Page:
Monday, July 31, 2006


So yesterday at church we had an own arrangement service and andrew had put together some interactive creative prayer ideas from our pray without ceasing awe service and i spoke a bit about my time in Israel/Palestine. helen and chris came along to hear my stories, which I appreciated, though i am immensely jealous that they will be going out with highway projects to Jordon in just over a month.

So I shared stories of working in Raineh, introducing the teenagers who were in my group, the facilitators who helped with translation. I talked of the camp partners, the local episcopal church, the arab association of human rights, the local council and highway projects. The games we played, the workshops on womens rights, living with disabilities (blindness in this case), how the media distorts stories, promoting non-violence. Our trip to see a mosque forced into disrepair by being surrounded by jewish settlers, the graffitti that spoke of death to arabs scrawled on it's walls. A trip to a water park where it's the norm for leaders of jewish parties to walk around in their swimsuit with automatic weapon strapped to their backs. Imagining what impression these images must make on arabs growing up in an environment where they are feared to an extent that protecting yourself with such weaponry is acceptable. Our trip to a mosque and a church in the village, promoting interfaith relations within the arab community, and of course sharing the sad news of being caught within a war zone. Our departure to a safer haven, whilst leaving our friends in a place of danger and uncertainty.

And as Hezbollah continue to rage a war born out of frustration of the way israel seems to treat it's indiginous arab neighbours, the response is of such disproportion it makes me almost sick to hear about it. A campaign that has killed countless civilians, hundreds of children and is condemned by the UN. Yet it continues, and this morning I am frustrated listening to an Israeli MP justify the onslaught and killing of innocents as the fault of Hezbollah using human shields. This kind of argument is so poor, it beggars belief. They say, we have given the lebanese warnings to leave their homes. I say, but where do they go, how do they leave, how will they live once displaced? The bombs of Israel do not discriminate between man and women, adult and child, christian and muslim. Hezbollah's return strikes are likewise indiscriminate between arab and jew. The resolution of the situation is simple, as we wrote on our flag in Raineh - No more violence. Both sides could stop tomorrow, but there are agendas that seems to weigh more heavily then the price of human life. It is a sad situation. A word of wisdom from the muslim chaplain at cambridge uni on radio 4 this morning suggested that in it's true form religions would live harmoniously seeking truth and justice, at such a time politicians would draw up boundary lines, and the religious would seek to transcend them.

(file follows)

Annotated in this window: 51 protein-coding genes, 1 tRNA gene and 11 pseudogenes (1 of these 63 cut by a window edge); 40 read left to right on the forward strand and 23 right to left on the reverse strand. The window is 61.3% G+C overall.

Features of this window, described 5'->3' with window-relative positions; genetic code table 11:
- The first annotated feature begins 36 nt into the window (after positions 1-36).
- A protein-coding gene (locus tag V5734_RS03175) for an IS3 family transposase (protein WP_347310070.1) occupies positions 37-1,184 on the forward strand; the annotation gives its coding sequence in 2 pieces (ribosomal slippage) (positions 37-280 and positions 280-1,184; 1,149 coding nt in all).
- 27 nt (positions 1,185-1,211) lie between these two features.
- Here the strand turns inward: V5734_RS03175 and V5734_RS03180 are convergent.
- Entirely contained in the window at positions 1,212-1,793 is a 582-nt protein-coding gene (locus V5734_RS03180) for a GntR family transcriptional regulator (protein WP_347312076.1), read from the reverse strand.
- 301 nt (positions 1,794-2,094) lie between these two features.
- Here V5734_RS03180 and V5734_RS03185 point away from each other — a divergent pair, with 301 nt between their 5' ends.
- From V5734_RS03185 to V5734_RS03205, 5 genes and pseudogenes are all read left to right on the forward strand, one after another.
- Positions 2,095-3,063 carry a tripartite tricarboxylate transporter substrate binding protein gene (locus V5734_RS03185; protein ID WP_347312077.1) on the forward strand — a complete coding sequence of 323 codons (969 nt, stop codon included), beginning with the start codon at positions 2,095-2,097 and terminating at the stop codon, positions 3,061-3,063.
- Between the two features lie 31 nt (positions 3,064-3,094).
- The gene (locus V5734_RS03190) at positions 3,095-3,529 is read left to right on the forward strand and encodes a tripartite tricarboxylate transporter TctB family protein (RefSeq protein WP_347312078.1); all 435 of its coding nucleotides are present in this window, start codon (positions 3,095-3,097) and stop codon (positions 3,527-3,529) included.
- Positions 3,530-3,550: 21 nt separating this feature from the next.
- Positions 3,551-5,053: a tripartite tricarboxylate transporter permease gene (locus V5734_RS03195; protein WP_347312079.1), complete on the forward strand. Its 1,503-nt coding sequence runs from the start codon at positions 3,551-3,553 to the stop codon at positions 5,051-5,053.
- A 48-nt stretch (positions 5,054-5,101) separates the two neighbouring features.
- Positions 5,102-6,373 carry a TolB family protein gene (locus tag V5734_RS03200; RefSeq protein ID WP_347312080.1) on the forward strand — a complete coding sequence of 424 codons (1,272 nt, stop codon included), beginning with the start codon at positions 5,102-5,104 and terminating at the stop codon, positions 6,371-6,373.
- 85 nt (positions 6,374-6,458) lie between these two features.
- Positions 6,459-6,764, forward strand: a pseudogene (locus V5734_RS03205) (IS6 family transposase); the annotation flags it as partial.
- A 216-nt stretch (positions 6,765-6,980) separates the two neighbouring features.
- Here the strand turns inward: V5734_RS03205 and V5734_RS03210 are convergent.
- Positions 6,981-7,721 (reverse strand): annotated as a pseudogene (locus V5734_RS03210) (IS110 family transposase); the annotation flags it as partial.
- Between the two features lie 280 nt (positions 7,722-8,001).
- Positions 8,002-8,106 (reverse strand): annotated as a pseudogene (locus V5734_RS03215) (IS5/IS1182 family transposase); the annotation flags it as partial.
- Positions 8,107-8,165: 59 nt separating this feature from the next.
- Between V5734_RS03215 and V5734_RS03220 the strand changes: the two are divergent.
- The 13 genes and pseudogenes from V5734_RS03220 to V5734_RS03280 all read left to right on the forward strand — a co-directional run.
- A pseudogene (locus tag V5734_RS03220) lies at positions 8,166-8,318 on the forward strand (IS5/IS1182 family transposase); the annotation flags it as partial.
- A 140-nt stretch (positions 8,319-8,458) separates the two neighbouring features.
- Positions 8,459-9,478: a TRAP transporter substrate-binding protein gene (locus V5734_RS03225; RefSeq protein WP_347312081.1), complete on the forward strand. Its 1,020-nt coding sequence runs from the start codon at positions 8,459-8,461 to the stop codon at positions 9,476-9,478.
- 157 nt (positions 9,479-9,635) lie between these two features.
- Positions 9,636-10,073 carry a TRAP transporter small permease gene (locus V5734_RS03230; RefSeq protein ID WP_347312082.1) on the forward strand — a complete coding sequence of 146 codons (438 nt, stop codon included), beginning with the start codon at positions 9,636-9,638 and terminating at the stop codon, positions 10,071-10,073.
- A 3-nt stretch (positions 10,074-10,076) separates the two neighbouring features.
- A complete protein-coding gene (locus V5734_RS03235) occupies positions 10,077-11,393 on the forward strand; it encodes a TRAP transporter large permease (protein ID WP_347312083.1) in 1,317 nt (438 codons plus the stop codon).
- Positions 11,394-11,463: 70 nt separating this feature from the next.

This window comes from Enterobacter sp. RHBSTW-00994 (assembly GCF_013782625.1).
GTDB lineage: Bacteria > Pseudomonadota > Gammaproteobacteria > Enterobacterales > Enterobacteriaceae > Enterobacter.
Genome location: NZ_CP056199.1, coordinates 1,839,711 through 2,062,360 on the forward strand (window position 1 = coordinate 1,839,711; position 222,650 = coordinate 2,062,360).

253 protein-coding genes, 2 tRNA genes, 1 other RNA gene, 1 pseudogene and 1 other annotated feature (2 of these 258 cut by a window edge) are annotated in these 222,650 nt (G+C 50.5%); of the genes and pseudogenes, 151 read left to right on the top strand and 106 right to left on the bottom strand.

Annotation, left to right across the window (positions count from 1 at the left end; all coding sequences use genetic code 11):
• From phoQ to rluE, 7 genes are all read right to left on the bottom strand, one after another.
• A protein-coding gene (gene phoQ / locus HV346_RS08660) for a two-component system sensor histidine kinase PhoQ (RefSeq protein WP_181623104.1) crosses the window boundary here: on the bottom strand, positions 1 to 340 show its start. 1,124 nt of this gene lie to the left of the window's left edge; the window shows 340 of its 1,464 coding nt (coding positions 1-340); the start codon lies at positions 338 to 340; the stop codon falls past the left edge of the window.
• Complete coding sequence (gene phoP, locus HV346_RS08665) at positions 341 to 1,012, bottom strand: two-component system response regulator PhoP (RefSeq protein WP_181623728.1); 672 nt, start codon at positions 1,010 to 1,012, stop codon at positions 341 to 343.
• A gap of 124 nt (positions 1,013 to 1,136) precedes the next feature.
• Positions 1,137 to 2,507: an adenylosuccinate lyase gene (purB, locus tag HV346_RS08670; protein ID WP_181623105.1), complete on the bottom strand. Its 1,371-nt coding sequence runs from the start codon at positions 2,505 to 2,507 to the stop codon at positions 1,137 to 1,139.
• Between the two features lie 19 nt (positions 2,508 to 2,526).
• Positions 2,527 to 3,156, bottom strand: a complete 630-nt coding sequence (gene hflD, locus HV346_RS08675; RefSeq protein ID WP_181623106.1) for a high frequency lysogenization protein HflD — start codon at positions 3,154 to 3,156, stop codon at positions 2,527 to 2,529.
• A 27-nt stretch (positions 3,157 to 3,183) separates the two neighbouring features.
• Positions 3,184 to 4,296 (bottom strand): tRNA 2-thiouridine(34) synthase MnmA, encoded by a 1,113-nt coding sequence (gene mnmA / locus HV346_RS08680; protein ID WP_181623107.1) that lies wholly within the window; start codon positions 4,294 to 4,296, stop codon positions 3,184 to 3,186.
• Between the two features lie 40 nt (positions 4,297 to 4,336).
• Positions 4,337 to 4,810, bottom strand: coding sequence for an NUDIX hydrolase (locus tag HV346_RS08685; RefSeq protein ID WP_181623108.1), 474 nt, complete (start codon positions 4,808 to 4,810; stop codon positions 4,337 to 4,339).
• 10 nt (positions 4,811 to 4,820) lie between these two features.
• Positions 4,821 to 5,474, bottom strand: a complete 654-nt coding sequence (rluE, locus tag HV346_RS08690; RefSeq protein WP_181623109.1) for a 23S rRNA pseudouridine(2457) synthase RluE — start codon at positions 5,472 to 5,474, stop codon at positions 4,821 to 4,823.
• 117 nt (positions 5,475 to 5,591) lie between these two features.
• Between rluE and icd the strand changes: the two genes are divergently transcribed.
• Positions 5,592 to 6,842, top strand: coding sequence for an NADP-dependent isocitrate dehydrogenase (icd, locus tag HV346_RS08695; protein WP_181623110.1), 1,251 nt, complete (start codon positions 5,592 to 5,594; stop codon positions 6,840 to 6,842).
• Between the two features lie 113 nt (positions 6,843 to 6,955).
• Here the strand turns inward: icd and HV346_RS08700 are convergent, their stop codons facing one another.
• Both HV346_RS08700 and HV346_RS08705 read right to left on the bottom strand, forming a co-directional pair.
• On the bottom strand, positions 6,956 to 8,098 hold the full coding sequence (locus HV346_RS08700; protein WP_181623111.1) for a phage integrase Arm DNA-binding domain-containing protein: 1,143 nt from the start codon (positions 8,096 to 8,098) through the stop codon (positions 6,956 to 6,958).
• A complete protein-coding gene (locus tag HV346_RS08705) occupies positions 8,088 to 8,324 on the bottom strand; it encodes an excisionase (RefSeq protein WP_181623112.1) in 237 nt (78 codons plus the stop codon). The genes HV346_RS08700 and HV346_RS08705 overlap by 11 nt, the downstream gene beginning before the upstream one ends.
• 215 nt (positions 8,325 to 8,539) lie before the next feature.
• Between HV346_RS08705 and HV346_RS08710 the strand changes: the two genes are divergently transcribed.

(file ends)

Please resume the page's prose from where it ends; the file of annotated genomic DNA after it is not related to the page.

1 comment:

Anonymous said...

Cannot agree more with your sentiments. hey lost your email address please write. rodi ojoo